To add even more awesomeness, 20th Century Fox is picking up Fall of Gods for a movie.

I think that is just the coolest thing that someone could:

  1. Come up with an idea for a book
  2. Write and Illustrate that book
  3. Gain support for their book on Kickstarter and get their book published
  4. Get an original soundtrack made for their book
  5. Have a major TV/Film production company want to make their book into a movie.

I’m so psyched for the movie and also the sequel to this book if and when there is one. I’ll keep you posted if I hear anything else.

 

-Alex

I recently stumbled upon Scott Robertson’s work. Scott is the Former Chair of Entertainment Design at the Art Center College of Design- Designer / Author / Educator / Co-Producer. What sparked my interest in particular was this lecture he gave on creating sources of inspiration. I want to share this lecture with you because I really enjoyed seeing his creative process.

Scott’s work is somewhat similar to what I’m starting to work on now. I haven’t spoken much about what I’m doing at the moment here on the blog but I’m definitely branching out from using just photography to create the images I want.

Scott combines his drawings with 3D models and other photographs and his lecture gave me a glimpse of the type of work you can do when you combine multiple mediums together. I’m not usually a big lecture fan but I bookmarked this one immediately after watching. Anyway, I’ll leave you with the video.

Since I joined Pinterest I’ve been exposed to such a wide variety of art that I did not know existed. Thousands upon thousands of artists go unnoticed and unappreciated on the internet but one great illustrator has recently bubbled to the surface of it all. Pascal Campion is the artist behind the Sketch of the Day project which has become quite popular and very unique.

The video (see above) details a bit of Pascal’s artistic process in which he develops sketches based on the emotions behind everyday scenes. He then continues to develop his sketch in Photoshop using a Wacom tablet to paint colors into the sketch and use adjustment layers to bring his concept to a fine glistening polish.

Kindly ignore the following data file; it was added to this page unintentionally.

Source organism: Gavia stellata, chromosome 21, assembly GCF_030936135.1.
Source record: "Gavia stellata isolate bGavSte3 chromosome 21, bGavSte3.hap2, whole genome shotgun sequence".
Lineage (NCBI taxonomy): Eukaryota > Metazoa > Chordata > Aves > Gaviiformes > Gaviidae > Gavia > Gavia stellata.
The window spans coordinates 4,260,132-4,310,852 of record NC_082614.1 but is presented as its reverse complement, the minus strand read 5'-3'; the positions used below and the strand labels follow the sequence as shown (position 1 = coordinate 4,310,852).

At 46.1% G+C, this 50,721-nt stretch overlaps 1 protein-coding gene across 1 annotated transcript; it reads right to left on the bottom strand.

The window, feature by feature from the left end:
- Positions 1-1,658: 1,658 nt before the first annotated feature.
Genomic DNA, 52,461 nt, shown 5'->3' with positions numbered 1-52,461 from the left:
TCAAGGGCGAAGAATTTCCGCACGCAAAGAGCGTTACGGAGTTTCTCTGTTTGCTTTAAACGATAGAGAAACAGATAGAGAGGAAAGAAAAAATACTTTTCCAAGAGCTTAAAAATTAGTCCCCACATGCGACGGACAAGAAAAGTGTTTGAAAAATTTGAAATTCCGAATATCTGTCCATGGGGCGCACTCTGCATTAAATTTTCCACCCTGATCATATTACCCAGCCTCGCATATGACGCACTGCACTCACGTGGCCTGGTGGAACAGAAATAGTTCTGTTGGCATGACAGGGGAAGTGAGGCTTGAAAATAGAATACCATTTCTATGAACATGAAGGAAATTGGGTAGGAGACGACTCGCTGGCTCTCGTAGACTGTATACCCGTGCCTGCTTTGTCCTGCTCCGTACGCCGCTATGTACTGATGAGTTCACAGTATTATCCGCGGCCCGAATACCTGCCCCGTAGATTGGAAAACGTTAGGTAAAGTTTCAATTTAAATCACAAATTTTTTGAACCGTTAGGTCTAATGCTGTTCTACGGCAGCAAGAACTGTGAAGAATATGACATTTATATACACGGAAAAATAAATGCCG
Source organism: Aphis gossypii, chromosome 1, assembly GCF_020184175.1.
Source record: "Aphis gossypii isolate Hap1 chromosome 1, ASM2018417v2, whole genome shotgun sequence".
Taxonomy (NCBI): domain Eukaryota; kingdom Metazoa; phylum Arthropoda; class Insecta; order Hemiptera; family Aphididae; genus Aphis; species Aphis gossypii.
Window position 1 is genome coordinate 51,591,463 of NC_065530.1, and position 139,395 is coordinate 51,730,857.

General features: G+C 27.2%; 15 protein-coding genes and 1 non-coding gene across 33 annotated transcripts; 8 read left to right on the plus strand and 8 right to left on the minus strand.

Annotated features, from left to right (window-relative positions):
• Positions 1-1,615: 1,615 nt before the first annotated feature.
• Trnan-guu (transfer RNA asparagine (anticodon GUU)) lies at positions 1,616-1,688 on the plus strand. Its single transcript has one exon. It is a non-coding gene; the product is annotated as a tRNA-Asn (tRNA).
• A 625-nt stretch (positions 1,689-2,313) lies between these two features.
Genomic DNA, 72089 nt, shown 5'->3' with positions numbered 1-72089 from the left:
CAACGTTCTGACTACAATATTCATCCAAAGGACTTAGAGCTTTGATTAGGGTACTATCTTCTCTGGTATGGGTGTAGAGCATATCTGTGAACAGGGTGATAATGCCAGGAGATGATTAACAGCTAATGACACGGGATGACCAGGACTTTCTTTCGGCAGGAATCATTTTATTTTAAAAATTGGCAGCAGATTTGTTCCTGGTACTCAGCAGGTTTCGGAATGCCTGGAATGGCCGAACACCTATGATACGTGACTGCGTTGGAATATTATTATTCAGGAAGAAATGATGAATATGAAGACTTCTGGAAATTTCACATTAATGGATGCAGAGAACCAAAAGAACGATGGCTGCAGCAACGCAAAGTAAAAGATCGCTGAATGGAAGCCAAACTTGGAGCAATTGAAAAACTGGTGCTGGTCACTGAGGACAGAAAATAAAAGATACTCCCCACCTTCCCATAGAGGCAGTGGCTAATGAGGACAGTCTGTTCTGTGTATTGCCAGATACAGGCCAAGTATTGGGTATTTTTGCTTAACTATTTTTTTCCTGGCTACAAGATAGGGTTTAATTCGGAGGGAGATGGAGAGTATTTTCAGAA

Unlike photographers, illustrators have a very distinct style to their work similar to the way one person’s handwriting differs from another. I find it interesting to watch as Pascal starts with a rough sketch on paper and evolves his work into something completely refined through digital manipulation and colorization in Photoshop. His work is an extraordinary representation of what can be accomplished through the use of multiple mediums. Pascal takes complete control of his art and only leaves the sky as the limit, a true artist, unrestricted and growing every day.

You can find Pascal on his website: http://www.pascalcampion.com

-Alex

For about as long as I have been using Photoshop, I have followed the work of digital artist, Michael Vincent Manalo. Phlearn has published quite possibly the most complete and extensive interview of Manalo on their website.

Take a few minutes and peruse his work. Most of his images have a very dark, eery and surreal feeling to them. I am always fascinated by all the incongruous things he is able to fit into the same image.

-Alex